Seemed like a good move, and even leaving Burnett in to face one more batter doesn't strike me as a terrible idea, since he'd thrown only 97 pitches to that point, and it had been 17 days since his last start. But Burnett missed his target though, which was low and away, and his fastball went up and in to Molina, who smacked it just over the left field wall.
People will tell you that this was a mistake on Burnett's part, and certainly that's true. But look, if you throw a ball 92 mph in on a guy's hands and he hits it out of the park, maybe we should just tip our caps to him and give him credit for a job well done. Not every hit or even every homer happens due to a pitcher's mistake, you know? Even mediocre major league hitters are major league hitters.
In any case, that homer seemed to take the life out of both the Yankees and their fans, symbolized by nothing better than the image of Alex Rodriguez, in his crouch waiting for the pitch, dropping his head in disappointment without even turning around to see the ball sail out of the park.
The Yankees went down in order in the bottom half of the 6th inning as well as the 7th. Texas refused to reciprocate though, scoring two more runs in their half of the 7th on a homer by Josh Hamilton (I think his ribs are probably healed...) and a bloop single by Ian Kinsler with two men on.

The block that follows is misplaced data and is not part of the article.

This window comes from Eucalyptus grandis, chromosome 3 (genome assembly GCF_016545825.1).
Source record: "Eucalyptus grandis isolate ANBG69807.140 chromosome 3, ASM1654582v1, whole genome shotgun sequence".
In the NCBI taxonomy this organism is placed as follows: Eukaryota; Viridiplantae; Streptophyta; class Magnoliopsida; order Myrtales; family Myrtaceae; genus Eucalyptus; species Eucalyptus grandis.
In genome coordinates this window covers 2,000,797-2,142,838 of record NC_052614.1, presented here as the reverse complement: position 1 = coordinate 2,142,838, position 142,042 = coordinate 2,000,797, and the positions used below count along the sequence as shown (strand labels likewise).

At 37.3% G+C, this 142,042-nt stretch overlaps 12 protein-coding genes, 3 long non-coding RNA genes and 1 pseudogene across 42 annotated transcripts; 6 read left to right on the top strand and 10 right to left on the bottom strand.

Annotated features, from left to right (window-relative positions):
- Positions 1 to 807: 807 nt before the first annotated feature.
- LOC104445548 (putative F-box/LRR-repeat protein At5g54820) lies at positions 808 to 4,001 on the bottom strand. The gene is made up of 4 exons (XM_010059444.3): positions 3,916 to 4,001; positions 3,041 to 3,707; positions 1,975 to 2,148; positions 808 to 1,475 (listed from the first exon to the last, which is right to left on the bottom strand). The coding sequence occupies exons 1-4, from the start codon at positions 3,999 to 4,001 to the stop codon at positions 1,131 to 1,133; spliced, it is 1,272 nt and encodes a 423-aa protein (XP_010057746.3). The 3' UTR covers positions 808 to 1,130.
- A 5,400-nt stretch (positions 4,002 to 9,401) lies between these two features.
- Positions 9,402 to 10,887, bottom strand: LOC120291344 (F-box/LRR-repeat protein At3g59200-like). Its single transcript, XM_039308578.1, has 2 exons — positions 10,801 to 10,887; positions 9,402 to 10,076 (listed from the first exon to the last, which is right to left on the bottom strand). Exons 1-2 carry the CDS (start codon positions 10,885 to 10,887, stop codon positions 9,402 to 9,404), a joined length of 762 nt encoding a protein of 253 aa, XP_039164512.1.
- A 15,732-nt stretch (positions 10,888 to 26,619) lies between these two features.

The rangers tried to give back a little in the eighth, using three different pitchers to walk the bases loaded with only one out, but the Yankees just couldn't come up with a big hit to close the 7-3 gap. The Rangers then showed them how it's done in the ninth inning, when Josh Hamilton hit another homer, his fourth of the series (Yep, the ribs are definitely OK!) and then Nelson Cruz hit his 4th, also off Sergio Mitre. That made it 10-3, and that's where the score stayed as the Yankees couldn't capitalize on Brett Gardner's leadoff single in the ninth.
They're down three games to one in the ALCS now, which, while not impossible, is a pretty unlikely position from which to mount a comeback. In the 75 times in MLB history a team has been down 3-1 in a seven game series, only 10 teams have come back to win, but that's still less than a 15% chance.
Most fans will look no further than the "L" next to Burnett's name in the box score and the five runs he gave up and assume that Burnett had yet another terrible outing, but really he was perhaps one mistake away from escaping with a 1-run lead and six innings of effective work. Most of us would love to make only one mistake for every 97 things we try in our lives, but Burnett may have run himself out of town with his.